New advances in resist system for next generation lithography
Chemistry Department, University of North Carolina Charlotte,
Charlotte, NC 28223 USA
This is an abstract
for a presentation given at the
Foresight Conference on Molecular Nanotechnology.
There will be a link from here to the full article when it is
available on the web.
A novel nanocomposite resist system was developed for sub-100 nm resolution e-beam lithography by dispersing surface-treated silica nanoparticles in a commercial ZEP520® resist. At 4.0 wt % loading of silica nanoparticles, the system exhibited a much higher resolution than ZEP520® without sacrificing the intrinsic sensitivity and contrast of the starting polymer.
The first major result is that 46 nm-wide isolated lines were obtained in the nanocomposite system (~ 250 nm thick layer), whereas comparatively 130 nm-wide lines were obtained in ZEP520® under the same experimental conditions. Interestingly, this dramatic reduction of line broadening already occurred at 20 keV while higher energy e-beams (up to 100 keV) did not lead to further line broadening reduction. Moreover, it was shown that the addition of silica nanoparticles resulted in a higher resistance of the nanocomposite to plasma etching with O2 gas.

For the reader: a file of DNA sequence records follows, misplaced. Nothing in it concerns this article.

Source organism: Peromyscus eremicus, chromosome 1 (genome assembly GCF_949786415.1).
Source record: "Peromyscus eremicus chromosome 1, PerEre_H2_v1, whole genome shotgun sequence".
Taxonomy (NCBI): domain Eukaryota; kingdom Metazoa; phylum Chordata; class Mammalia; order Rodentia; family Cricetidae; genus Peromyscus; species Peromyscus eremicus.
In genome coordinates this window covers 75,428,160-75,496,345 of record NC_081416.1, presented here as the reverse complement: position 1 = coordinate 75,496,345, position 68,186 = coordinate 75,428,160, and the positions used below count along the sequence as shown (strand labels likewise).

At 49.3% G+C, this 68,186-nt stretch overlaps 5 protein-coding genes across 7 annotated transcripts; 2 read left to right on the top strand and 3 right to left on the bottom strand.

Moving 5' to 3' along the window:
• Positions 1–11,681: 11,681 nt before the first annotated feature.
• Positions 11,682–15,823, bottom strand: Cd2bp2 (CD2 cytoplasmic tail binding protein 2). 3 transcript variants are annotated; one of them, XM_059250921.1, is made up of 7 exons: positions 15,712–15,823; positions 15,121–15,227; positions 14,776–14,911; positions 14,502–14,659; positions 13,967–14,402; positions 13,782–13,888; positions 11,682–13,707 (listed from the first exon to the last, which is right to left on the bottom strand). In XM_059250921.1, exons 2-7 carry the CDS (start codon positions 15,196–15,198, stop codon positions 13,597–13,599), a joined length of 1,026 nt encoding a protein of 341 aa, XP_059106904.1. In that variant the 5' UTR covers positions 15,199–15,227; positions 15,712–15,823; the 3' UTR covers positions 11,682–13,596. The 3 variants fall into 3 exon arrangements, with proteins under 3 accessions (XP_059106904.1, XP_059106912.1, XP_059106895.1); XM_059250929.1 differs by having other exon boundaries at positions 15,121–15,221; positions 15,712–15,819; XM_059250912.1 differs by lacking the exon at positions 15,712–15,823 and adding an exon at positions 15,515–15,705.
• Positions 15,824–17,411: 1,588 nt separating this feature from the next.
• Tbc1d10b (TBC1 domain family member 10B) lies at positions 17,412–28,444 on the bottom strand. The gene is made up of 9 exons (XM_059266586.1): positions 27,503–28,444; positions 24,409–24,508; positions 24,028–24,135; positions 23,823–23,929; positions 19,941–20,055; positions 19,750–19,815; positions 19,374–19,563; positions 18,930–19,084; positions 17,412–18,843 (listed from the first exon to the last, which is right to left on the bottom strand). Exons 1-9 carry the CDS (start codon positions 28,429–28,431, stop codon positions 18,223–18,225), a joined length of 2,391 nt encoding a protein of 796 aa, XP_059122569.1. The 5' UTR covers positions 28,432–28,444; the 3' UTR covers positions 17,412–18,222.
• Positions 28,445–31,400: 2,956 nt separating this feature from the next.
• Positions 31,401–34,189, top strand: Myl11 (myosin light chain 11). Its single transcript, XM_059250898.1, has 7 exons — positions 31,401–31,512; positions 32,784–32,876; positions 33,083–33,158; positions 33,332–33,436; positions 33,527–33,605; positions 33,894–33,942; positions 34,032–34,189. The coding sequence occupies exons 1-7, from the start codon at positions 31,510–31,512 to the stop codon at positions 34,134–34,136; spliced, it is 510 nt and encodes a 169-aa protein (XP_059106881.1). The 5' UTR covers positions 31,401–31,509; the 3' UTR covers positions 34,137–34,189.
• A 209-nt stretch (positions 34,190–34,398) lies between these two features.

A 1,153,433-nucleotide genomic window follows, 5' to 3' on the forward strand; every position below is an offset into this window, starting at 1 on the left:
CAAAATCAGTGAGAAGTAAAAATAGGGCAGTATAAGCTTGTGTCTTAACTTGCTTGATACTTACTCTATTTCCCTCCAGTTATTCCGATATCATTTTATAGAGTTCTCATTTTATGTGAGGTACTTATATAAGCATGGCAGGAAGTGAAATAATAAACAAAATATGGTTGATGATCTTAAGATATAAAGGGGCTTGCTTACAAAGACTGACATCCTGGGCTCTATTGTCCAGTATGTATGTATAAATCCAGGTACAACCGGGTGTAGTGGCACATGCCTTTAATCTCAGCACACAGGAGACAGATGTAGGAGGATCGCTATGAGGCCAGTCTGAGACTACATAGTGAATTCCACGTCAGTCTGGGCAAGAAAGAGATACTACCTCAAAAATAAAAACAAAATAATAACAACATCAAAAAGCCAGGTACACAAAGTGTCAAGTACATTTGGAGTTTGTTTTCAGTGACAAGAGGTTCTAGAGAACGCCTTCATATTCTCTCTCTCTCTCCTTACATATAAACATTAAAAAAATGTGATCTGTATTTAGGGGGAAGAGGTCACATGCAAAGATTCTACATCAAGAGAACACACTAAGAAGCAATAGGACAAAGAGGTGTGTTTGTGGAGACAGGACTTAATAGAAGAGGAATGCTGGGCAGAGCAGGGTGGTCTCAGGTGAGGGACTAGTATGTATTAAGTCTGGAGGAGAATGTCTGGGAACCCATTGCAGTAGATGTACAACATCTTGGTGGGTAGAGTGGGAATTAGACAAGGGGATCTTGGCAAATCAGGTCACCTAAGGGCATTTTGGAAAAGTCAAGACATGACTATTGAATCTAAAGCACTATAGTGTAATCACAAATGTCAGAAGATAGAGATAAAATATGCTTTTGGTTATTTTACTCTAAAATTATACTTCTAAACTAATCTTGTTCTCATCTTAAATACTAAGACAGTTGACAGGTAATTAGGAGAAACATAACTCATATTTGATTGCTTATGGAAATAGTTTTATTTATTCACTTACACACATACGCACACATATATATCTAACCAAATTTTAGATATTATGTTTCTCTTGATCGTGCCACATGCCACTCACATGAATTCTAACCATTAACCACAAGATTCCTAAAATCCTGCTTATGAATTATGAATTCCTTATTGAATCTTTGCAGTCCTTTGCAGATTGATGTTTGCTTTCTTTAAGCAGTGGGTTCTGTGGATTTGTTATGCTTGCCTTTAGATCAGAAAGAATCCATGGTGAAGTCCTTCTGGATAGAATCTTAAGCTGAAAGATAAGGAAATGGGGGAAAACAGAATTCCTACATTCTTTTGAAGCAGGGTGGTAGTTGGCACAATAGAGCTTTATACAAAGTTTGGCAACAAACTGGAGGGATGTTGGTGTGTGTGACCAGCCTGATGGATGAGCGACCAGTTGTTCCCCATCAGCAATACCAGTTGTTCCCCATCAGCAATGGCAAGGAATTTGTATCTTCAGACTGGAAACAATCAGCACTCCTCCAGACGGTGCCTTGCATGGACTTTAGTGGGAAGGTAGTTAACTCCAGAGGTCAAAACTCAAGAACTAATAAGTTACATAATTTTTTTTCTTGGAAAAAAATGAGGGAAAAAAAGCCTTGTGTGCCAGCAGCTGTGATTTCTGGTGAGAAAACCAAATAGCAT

Subjecting the nanocomposite resist to 75 keV Xe+ ion irradiation showed that it is also particularly suitable for ion projection lithography as a preliminary resolution of 114 nm (l/s) was obtained while the sensitivity increased by a factor of 40 compared to 30 keV electrons. The major resolution improvement in this system indicates that nanocomposite systems are promising candidates for sub-100 nm resolution e-beam lithography. A mechanism, explaining the electron-nanocomposite interactions at the origin of line broadening reduction, is proposed and tentatively backed by preliminary Monte Carlo simulations.
We acknowledge the help of L. Merhari, CERAMEC R&D Limoges France and W.H. Bruenger, Fraunhofer Inst. For Silicon Technology (IsiT), Itzehoe, Germany
Abstract in RTF format 4,247 bytes
Chemistry Department, University of North Carolina Charlotte
9201 University City Blvd., Charlotte, NC 28223 USA
Phone: 704 687 3064
Fax: 704 687 3151